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Journal of Investigative Medicine:
doi: 10.231/JIM.0b013e31824e980c
Original Articles

The Relationship Between High-Density Lipoprotein Cholesterol and Coronary Collateral Circulation in Patients With Coronary Artery Disease

Kadi, Hasan MD*; Ozyurt, Huseyin MD; Ceyhan, Koksal MD*; Koc, Fatih MD*; Celik, Atac MD*; Burucu, Turgay MD*

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Abstract

Introduction: High-density lipoprotein cholesterol (HDL-C) promotes cholesterol efflux from macrophage foam cells in atheroma plaques. In addition, HDL-C has anti-inflammatory and endothelium-protective properties. Despite that the only prerequisite for collateral development is shown to be the degree of coronary artery stenosis, there are significant differences even among patients with a similar degree of coronary artery disease.

Objective: We designed this study to investigate a possible association between HDL-C and coronary collateral circulation (CCC).

Materials and Methods: All study participants had at least one occluded major coronary artery. Demographic, clinical, and laboratory data were obtained from patients’ medical records. To classify CCC, we used Rentrop classification. The patients were then classified as having poor CCC (Rentrop grades 0–1) or good CCC (Rentrop grades 2–3). We performed t test and the χ2 test in comparing groups and multivariate logistics regression analysis to determine the predictors of CCC. The study population consisted of 151 patients (mean age, 63.7 ± 9 years; 76.2% male).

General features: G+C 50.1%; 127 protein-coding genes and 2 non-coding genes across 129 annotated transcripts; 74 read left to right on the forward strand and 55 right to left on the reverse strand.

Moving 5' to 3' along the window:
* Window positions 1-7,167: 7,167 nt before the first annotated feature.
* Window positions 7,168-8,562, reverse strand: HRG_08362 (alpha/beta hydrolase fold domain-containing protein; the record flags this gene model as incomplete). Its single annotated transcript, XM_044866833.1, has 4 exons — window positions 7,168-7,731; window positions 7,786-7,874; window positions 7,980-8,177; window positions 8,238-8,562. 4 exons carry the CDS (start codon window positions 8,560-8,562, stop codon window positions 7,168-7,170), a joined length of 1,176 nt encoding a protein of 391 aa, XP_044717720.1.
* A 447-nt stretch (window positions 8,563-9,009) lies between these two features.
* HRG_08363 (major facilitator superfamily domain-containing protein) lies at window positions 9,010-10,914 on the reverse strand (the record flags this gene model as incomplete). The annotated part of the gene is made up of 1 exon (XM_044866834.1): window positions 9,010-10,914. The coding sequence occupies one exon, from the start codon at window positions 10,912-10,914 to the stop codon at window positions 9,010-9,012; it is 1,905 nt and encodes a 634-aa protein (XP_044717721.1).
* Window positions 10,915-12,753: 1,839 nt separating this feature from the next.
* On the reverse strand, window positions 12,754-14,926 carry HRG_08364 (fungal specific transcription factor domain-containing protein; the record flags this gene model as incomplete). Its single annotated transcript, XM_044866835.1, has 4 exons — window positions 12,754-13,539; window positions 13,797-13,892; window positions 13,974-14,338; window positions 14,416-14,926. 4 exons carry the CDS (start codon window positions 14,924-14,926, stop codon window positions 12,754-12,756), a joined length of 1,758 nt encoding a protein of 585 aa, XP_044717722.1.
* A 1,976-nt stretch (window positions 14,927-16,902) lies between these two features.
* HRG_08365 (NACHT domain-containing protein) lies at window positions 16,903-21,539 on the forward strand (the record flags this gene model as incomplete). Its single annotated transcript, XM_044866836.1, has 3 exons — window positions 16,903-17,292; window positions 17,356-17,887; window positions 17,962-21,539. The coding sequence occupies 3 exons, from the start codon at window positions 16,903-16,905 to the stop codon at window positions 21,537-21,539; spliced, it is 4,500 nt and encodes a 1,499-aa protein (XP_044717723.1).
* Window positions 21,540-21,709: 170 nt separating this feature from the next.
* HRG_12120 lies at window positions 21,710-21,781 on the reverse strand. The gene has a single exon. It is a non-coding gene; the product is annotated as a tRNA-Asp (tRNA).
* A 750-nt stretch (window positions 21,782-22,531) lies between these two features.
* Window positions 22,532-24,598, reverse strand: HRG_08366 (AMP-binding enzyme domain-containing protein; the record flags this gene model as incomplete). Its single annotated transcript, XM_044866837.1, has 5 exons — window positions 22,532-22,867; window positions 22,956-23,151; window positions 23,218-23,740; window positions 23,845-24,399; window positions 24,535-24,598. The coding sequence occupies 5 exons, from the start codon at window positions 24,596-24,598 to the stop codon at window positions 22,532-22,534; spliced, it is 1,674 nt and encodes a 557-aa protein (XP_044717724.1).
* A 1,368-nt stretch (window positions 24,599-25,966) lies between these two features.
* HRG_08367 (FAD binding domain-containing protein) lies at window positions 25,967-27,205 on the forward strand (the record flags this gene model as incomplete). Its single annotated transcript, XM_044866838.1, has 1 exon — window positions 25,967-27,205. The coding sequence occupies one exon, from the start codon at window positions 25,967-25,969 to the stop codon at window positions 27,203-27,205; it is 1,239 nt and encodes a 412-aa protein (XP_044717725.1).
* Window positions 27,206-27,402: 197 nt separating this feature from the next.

Results: Forty-nine patients had poor CCC and 102 patients had good CCC. The proportion of previous myocardial infarctions, serum triglycerides, and low HDL-C levels were more frequent in the poor CCC group (P = 0.026, P = 0.015, and P < 0.001, respectively). Multivariate logistic regression analysis revealed that low HDL-C is a predictor of CCC (B = 1.456; P < 0.001; odds ratio, 4.3; 95% confidence interval, 1.964–9.369).

Conclusion: We found that low HDL-C frequency was more frequent in the poor CCC group than the good CCC group, and HDL-C was a predictor of CCC.

Copyright © 2012 by the American Federation for Medical Research.

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